A woman walks into your detective’s office. She might be wearing a hat or let her hair down. She lets her classy dress show off her legs as she sits down and lights a cigarette. She has an air of danger and mystery about her, so much so that, while you think you should stay away, you just can’t. She is a femme fatale, one of the most popular character types seen in 20th century fiction. But what is a femme fatale, exactly? We’ll be going over the history of this trope, how she came to be, and how she continues to endure.
What is a Femme Fatale Meaning
First, let's define femme fatale
Femme fatale is a French term that literally translates to “fatal female” or “lethal woman.” Before this name came into main usage, the term “vamp” was used for similar characters seen in earlier films of the 1910s and ‘20s. It came from “vampire” and stories where a woman would literally or figuratively suck the life out of her victims with the help of sexual seduction.
FEMME FATALE DEFINITION
What is a femme fatale?
A femme fatale is a character type that embodies beauty, mystery, seduction, and danger. Her role often involves entrapping a man into her web of deceit and ruining him in some way. Other times, she is working with the main villains and uses the hero for their evil needs. And sometimes, even when she plans to fool or hurt the hero, she is conflicted about her feelings and what she’s doing.
Femme Fatale Characteristics:
- Beautiful, seductive, and nothing but trouble
- Uses her sexuality to get what she wants
- Keeps things to herself, never reveals the whole truth
- Deceitful plans of her own or when working with others
- Ends up hurting the hero, causing his downfall, or realizing too late what she’s doing to the hero is wrong
Click the image to see the entire collection and you can even print it out for inspiration if you find yourself writing the next great film noir inspired villain.
Now, let's take a trip back to when these dangerous women first came to be.
Femme Fatale Characters
Classic femme fatale examples
We mentioned that dangerous women in cinema were nicknamed “vamps” in the '10s and ‘20s. The classic femme fatale archetype emerged during the days of hard boiled detective fiction in the ‘30s. This genre of literature was very influential to the character type and the film genre she would later flourish in.
That film genre would be film noir, and it’s where the classic femme fatale archetype was codified. In most ways, femme fatale in noir is where the trope lives on, as she is often seen as a vital (but not necessary) part of any noir story. The video below covers the general idea of a femme fatale in noir stories.
The woman seeks the assistance of our male protagonist, even if he suspects she’s bad news. It’s a classic situation as seen in some of the best film noirs of all-time, like The Maltese Falcon and Double Indemnity (both based on novels). Both films feature women who take advantage of our male protagonists with varying degrees of success.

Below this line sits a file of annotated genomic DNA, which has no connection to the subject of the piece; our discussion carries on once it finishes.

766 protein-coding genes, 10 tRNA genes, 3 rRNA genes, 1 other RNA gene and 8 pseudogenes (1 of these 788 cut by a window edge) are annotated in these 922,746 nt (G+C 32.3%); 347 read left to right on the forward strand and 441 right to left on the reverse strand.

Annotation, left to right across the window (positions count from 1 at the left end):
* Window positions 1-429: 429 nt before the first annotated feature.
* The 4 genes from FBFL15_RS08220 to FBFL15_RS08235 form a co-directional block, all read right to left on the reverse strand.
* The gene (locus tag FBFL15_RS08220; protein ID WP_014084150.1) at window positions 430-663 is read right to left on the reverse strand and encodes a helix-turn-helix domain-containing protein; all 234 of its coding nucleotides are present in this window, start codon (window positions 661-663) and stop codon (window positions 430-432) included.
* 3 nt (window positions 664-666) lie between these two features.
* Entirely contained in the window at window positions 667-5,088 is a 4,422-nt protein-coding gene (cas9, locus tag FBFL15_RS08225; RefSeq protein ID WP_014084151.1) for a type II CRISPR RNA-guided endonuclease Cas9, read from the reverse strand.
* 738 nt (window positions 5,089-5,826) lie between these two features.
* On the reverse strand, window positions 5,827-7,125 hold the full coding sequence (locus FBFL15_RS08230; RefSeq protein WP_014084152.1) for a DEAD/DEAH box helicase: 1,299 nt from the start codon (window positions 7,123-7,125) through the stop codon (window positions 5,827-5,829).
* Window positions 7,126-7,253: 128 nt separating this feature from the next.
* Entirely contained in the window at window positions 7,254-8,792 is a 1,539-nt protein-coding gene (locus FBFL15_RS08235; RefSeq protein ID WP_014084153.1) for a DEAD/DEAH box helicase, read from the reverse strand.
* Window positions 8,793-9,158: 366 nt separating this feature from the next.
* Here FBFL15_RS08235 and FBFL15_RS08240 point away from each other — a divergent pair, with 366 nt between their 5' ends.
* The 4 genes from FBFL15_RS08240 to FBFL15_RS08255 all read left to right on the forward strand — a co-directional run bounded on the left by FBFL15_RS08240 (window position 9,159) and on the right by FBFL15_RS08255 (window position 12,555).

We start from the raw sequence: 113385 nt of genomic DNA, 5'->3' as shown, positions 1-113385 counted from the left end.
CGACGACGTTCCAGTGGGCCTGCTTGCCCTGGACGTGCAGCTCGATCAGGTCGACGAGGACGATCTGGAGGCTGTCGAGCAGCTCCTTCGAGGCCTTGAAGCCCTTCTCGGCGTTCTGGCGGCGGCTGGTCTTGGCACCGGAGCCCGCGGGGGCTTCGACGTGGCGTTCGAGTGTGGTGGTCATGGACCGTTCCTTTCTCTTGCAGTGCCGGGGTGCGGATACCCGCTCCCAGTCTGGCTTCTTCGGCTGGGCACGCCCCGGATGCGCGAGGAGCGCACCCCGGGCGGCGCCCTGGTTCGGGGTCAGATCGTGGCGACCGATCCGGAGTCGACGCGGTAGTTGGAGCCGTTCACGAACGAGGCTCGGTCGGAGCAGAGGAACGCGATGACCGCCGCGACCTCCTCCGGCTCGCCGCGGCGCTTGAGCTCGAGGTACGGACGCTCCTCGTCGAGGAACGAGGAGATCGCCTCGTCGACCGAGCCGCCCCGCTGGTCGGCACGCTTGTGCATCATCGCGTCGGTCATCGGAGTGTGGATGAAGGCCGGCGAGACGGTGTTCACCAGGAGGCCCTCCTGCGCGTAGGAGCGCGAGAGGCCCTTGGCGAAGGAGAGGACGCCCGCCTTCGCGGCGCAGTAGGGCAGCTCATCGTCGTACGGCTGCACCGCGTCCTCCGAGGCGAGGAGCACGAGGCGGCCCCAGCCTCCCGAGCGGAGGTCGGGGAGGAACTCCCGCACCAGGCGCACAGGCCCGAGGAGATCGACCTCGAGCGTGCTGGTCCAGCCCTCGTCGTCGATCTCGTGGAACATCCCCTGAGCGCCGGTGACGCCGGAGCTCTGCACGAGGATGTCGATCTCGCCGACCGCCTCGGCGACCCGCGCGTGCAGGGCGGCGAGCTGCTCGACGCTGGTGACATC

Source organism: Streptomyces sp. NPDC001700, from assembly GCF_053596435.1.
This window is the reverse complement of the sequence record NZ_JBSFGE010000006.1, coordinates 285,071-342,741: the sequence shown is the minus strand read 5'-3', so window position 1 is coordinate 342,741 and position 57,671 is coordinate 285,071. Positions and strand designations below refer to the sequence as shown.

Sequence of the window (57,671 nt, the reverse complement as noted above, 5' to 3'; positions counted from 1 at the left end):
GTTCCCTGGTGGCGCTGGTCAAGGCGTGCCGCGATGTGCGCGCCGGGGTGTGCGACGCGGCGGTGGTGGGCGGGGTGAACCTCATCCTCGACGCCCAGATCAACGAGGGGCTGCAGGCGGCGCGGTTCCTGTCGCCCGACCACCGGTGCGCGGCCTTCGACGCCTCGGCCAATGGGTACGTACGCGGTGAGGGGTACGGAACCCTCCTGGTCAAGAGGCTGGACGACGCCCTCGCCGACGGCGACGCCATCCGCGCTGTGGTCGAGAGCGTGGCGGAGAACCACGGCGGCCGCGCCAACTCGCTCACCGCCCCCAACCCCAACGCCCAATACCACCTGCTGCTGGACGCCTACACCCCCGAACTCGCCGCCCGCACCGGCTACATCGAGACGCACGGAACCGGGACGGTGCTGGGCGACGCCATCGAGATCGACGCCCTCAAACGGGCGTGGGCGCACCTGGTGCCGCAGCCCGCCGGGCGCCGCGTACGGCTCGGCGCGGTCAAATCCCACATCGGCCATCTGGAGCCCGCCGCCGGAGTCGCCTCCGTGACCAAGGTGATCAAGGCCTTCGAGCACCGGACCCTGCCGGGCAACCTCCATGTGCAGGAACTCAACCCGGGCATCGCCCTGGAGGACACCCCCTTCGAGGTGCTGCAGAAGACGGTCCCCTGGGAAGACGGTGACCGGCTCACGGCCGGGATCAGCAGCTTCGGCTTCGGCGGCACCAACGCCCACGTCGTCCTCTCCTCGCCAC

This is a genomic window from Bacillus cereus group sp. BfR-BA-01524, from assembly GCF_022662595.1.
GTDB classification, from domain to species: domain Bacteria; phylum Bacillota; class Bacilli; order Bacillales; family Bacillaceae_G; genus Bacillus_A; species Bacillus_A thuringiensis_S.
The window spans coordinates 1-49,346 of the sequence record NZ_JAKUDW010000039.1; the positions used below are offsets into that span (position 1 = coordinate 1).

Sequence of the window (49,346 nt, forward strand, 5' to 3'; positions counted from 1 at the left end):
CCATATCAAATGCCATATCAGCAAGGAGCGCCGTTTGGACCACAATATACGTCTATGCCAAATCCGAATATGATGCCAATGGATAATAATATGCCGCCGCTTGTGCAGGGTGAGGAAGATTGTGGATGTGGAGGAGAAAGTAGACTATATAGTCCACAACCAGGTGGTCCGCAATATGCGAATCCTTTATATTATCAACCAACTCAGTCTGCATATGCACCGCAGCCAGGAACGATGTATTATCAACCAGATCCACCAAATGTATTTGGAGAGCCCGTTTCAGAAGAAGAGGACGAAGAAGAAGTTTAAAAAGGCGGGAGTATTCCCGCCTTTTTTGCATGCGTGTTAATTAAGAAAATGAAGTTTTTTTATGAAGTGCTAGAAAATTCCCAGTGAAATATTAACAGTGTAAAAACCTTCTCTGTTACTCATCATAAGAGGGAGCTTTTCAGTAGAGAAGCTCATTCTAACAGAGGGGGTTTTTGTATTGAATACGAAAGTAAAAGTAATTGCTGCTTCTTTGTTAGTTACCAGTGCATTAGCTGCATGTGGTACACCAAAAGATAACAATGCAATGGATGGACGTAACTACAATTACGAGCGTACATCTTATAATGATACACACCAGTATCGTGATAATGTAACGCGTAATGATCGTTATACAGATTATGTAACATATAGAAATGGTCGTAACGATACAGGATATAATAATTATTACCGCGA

While most films feature classy and enticing femmes, films like Detour almost seem to subvert this. In any case, the end result of the damsel making life worse for the hero is the same.
Here's a clip from Double Indemnity: our introduction to Phyllis Dietrichson. The spell she casts over Walter Neff begins here. The dialogue, the camera angles, the lighting, everything working here to present her as superior and him as inferior. Later, we will see just how far into her trap Neff will fall.
Part of the appeal of femme fatale characters was that women were not traditionally seen as mortally dangerous. Film noir came out around the time of WWII, so themes of cynicism, nihilism, and uncertainty were common.
A woman who had no interest in motherhood, who only cared about herself, and above all, could not be controlled, was equal parts alluring and frightening.
At the same time, femme fatales in movies could be complex. She might question her motives and wonder if she’s doing the right thing. It’s why some classic femmes end up regretting their actions, even if it’s too late.
It’s part of what has made her so enduring, even as times change and the world is no longer full of Sam Spades.
Femme Fatale Examples
Contemporary femme fatale characters
By the time of the ‘80s and ‘90s, the character was still showing up in noir-influenced movies (Blade Runner, Blue Velvet). However, erotic thrillers began to take hold, with many noir archetypes showing up here.
One of the most famous femme fatale examples would be Catherine Tramell (Sharon Stone) from Basic Instinct.
David Fincher’s The Game is another Neo-Noir that features a blonde femme fatale stringing poor Michael Douglas along for the ride of his life. The only other movie in his filmography to feature as many deceitful twists and turns is Gone Girl, which (arguably) also features a dangerous, manipulative woman.
In many ways, the traditional femme fatale no longer exists. If you’re making a throwback picture or a parody, then the classic femme is likely to show up. But these days, as was the case decades ago, you end up with different female characters with varying shades of “fatale.”
If your movie is set in the present, your femme fatale character type will either be easily recognizable or not so much. Her essence was born of a different time and place.
While this character type mostly lives on as part of a specific genre, her influence is still felt. For example, she allowed for women to be more than just housewives in cinema, with strong, alluring, villainous roles for their characters. So long as film noir continues to influence movies, shows, and video games, you’ll keep seeing some version of the femme fatale.
Best Film Noir Movies
Now, let’s put our newfound knowledge to the test with our list of the best film noir movies of all-time. We cover famous classics along with lesser known gems all from the genre’s black-and-white golden age.